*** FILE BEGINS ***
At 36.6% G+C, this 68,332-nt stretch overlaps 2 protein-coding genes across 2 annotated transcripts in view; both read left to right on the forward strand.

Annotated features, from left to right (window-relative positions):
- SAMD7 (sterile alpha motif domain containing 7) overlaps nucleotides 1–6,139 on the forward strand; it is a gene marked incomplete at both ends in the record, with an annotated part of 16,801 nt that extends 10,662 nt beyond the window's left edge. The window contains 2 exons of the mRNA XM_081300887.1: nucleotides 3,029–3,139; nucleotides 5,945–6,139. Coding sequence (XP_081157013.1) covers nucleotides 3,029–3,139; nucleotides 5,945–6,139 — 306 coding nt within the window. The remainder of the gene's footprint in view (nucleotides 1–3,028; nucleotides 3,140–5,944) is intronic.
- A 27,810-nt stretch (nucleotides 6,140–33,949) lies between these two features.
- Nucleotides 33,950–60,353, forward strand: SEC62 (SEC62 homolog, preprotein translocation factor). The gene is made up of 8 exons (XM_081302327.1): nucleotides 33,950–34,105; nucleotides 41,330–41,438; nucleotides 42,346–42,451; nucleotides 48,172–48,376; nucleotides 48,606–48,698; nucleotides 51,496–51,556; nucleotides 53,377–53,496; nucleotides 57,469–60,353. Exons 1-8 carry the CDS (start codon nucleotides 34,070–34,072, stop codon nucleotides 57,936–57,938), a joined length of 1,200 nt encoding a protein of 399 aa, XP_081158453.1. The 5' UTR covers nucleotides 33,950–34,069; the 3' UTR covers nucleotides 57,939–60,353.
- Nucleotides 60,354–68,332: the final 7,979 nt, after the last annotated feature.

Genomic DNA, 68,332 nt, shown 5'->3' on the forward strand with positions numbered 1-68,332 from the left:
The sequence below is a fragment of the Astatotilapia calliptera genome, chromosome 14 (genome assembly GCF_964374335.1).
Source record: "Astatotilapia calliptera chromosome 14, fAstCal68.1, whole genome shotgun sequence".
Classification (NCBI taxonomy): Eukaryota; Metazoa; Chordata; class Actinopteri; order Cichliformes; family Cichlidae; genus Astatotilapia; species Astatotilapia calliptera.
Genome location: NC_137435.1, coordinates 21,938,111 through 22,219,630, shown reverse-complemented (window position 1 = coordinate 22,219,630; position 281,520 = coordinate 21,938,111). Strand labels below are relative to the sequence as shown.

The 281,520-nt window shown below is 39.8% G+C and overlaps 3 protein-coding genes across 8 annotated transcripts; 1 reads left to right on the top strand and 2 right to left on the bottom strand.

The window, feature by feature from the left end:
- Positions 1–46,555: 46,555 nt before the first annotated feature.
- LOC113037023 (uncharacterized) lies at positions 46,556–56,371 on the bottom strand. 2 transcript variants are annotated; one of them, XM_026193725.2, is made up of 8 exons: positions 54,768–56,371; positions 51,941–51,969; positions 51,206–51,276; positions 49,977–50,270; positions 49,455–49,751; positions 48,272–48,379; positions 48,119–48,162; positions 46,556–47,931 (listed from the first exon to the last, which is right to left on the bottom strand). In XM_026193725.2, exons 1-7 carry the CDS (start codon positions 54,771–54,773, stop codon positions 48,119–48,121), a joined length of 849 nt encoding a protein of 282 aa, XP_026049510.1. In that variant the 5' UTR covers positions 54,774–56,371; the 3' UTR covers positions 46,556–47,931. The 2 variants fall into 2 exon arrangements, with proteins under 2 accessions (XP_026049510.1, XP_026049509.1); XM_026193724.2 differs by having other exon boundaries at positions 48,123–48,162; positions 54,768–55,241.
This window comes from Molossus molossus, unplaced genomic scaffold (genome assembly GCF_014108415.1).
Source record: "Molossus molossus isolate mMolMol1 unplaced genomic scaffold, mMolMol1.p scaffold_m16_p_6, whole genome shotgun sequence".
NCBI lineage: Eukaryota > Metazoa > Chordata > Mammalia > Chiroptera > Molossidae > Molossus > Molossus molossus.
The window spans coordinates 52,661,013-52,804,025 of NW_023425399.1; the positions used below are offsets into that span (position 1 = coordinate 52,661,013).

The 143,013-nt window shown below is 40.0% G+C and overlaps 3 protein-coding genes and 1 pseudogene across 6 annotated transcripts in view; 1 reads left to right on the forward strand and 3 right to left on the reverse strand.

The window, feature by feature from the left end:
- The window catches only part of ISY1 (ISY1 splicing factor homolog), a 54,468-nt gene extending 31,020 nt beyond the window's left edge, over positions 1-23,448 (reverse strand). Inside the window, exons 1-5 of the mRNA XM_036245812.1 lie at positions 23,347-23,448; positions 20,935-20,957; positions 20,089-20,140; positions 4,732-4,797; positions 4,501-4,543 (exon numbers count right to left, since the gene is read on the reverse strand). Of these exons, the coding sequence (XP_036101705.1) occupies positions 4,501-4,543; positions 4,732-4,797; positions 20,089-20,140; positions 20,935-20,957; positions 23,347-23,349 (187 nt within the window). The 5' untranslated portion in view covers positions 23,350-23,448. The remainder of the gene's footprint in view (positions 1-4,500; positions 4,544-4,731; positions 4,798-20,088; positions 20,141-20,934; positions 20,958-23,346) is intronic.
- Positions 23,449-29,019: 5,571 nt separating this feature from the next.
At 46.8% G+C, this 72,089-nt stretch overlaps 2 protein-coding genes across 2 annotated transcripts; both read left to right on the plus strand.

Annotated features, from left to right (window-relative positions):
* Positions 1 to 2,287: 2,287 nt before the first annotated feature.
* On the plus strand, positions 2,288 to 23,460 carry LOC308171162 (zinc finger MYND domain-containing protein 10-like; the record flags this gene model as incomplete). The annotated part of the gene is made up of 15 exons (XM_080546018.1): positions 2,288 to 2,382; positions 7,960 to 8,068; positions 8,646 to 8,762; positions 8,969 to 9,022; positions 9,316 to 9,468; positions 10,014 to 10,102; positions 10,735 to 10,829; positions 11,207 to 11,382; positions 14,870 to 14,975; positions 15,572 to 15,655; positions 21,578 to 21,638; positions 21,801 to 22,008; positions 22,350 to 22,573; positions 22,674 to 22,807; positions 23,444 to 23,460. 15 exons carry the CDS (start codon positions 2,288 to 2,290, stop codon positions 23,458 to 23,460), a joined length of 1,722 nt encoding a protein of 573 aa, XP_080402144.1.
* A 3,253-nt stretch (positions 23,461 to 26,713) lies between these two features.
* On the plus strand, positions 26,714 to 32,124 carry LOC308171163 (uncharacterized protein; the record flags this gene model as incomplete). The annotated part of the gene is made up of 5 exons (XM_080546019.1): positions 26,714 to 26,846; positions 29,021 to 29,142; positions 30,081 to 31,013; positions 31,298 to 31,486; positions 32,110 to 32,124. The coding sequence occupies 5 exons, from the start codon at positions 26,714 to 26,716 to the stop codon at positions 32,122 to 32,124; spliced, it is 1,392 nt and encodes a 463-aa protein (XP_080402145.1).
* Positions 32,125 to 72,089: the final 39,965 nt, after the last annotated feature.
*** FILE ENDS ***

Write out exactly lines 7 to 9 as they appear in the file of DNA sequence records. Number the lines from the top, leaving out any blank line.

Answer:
Genomic DNA, 68,332 nt, shown 5'->3' on the forward strand with positions numbered 1-68,332 from the left:
The sequence below is a fragment of the Astatotilapia calliptera genome, chromosome 14 (genome assembly GCF_964374335.1).
Source record: "Astatotilapia calliptera chromosome 14, fAstCal68.1, whole genome shotgun sequence".